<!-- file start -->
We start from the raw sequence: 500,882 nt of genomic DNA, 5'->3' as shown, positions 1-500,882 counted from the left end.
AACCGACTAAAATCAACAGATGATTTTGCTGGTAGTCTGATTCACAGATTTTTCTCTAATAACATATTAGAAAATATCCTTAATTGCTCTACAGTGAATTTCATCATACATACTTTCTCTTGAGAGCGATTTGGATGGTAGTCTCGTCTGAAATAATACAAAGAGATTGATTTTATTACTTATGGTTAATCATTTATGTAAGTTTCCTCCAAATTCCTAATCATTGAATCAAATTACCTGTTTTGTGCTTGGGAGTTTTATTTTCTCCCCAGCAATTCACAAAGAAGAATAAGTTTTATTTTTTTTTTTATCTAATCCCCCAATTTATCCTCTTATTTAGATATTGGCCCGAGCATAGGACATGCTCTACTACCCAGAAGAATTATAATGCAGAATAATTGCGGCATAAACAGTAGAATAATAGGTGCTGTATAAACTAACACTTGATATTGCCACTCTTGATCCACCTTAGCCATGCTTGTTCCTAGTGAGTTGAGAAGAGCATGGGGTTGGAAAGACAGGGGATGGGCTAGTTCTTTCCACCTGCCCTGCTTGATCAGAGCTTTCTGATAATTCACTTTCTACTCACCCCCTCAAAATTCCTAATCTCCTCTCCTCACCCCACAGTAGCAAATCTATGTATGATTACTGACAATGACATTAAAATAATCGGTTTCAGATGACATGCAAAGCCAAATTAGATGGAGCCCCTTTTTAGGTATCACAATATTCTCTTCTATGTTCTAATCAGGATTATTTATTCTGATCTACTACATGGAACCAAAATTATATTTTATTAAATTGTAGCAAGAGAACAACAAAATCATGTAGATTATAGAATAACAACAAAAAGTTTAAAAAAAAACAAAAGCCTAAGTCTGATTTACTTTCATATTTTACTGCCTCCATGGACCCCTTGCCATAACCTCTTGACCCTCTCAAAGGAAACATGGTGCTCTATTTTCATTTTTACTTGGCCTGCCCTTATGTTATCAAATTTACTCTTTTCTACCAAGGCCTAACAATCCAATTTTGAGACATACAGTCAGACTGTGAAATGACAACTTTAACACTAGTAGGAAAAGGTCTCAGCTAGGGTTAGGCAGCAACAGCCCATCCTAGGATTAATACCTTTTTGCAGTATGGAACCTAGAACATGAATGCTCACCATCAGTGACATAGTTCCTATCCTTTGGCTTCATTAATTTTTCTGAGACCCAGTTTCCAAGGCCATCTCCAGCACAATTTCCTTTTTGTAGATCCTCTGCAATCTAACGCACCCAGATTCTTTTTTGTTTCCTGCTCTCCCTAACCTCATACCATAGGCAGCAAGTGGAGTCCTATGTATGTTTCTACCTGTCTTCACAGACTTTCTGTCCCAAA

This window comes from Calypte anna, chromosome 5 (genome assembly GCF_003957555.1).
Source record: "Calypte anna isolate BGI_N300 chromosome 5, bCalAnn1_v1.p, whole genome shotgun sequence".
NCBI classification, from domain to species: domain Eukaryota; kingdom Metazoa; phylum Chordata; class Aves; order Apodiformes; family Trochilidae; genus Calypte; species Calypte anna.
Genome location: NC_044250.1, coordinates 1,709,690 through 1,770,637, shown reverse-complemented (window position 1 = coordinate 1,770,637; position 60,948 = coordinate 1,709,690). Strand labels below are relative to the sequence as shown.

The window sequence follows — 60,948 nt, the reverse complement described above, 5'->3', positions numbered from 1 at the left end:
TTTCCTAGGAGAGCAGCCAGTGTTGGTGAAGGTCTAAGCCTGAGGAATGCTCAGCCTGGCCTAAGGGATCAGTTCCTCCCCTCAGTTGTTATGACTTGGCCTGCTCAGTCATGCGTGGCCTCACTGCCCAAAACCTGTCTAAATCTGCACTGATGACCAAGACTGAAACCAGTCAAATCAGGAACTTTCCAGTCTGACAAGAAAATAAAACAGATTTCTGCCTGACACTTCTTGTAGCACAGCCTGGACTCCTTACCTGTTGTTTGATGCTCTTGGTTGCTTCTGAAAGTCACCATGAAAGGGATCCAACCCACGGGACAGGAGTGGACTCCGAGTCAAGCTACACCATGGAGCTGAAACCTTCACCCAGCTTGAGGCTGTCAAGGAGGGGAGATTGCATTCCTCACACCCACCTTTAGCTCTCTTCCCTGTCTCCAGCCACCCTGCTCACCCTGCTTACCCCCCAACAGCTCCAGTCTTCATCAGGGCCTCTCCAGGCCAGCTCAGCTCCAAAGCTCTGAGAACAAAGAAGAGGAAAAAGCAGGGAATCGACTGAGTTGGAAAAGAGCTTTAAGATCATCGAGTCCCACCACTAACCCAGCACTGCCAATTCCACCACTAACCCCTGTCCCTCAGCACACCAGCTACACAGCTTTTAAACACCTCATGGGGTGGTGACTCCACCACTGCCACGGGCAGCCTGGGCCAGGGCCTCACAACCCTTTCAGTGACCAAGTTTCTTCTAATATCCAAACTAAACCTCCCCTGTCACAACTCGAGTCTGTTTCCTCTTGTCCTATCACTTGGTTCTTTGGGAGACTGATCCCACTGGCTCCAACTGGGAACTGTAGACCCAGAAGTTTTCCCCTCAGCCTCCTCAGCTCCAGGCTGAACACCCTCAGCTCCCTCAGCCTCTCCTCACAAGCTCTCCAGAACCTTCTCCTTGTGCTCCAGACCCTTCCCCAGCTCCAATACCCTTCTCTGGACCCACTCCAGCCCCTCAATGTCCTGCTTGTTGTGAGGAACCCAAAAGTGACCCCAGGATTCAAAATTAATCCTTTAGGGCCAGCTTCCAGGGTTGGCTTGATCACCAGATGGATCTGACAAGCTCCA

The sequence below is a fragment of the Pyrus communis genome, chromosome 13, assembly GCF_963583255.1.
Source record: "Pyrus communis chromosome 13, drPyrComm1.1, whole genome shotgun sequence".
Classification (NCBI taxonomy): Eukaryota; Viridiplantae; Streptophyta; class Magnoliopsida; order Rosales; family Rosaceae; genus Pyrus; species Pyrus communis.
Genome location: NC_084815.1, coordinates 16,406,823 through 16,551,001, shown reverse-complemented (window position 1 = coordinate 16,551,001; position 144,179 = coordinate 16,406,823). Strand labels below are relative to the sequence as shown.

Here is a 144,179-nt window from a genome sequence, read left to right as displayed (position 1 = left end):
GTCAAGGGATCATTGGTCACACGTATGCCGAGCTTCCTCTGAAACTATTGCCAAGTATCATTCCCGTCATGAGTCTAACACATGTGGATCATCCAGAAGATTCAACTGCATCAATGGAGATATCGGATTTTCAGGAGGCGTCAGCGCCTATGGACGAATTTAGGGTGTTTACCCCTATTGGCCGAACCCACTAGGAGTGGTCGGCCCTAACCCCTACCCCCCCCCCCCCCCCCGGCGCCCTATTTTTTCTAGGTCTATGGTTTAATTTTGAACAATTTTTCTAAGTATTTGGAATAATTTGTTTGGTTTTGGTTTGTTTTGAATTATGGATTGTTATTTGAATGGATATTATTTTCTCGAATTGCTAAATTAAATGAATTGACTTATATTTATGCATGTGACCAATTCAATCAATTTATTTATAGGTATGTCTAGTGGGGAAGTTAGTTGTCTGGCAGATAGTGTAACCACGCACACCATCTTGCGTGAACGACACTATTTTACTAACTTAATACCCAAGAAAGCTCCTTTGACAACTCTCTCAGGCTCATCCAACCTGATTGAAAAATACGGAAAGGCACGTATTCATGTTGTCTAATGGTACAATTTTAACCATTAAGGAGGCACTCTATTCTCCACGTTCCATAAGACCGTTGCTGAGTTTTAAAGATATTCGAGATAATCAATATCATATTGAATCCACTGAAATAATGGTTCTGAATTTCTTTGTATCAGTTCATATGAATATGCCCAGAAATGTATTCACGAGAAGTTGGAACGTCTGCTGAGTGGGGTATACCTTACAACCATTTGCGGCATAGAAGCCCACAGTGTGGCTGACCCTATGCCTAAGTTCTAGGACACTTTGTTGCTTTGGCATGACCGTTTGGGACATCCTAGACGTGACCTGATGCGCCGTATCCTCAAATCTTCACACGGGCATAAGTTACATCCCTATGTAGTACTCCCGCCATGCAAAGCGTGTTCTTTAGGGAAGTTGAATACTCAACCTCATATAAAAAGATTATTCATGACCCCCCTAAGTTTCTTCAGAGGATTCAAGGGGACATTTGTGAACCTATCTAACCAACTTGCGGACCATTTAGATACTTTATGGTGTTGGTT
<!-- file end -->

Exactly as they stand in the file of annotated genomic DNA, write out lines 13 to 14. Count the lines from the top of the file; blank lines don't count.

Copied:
Here is a 144,179-nt window from a genome sequence, read left to right as displayed (position 1 = left end):
GTCAAGGGATCATTGGTCACACGTATGCCGAGCTTCCTCTGAAACTATTGCCAAGTATCATTCCCGTCATGAGTCTAACACATGTGGATCATCCAGAAGATTCAACTGCATCAATGGAGATATCGGATTTTCAGGAGGCGTCAGCGCCTATGGACGAATTTAGGGTGTTTACCCCTATTGGCCGAACCCACTAGGAGTGGTCGGCCCTAACCCCTACCCCCCCCCCCCCCCCCGGCGCCCTATTTTTTCTAGGTCTATGGTTTAATTTTGAACAATTTTTCTAAGTATTTGGAATAATTTGTTTGGTTTTGGTTTGTTTTGAATTATGGATTGTTATTTGAATGGATATTATTTTCTCGAATTGCTAAATTAAATGAATTGACTTATATTTATGCATGTGACCAATTCAATCAATTTATTTATAGGTATGTCTAGTGGGGAAGTTAGTTGTCTGGCAGATAGTGTAACCACGCACACCATCTTGCGTGAACGACACTATTTTACTAACTTAATACCCAAGAAAGCTCCTTTGACAACTCTCTCAGGCTCATCCAACCTGATTGAAAAATACGGAAAGGCACGTATTCATGTTGTCTAATGGTACAATTTTAACCATTAAGGAGGCACTCTATTCTCCACGTTCCATAAGACCGTTGCTGAGTTTTAAAGATATTCGAGATAATCAATATCATATTGAATCCACTGAAATAATGGTTCTGAATTTCTTTGTATCAGTTCATATGAATATGCCCAGAAATGTATTCACGAGAAGTTGGAACGTCTGCTGAGTGGGGTATACCTTACAACCATTTGCGGCATAGAAGCCCACAGTGTGGCTGACCCTATGCCTAAGTTCTAGGACACTTTGTTGCTTTGGCATGACCGTTTGGGACATCCTAGACGTGACCTGATGCGCCGTATCCTCAAATCTTCACACGGGCATAAGTTACATCCCTATGTAGTACTCCCGCCATGCAAAGCGTGTTCTTTAGGGAAGTTGAATACTCAACCTCATATAAAAAGATTATTCATGACCCCCCTAAGTTTCTTCAGAGGATTCAAGGGGACATTTGTGAACCTATCTAACCAACTTGCGGACCATTTAGATACTTTATGGTGTTGGTT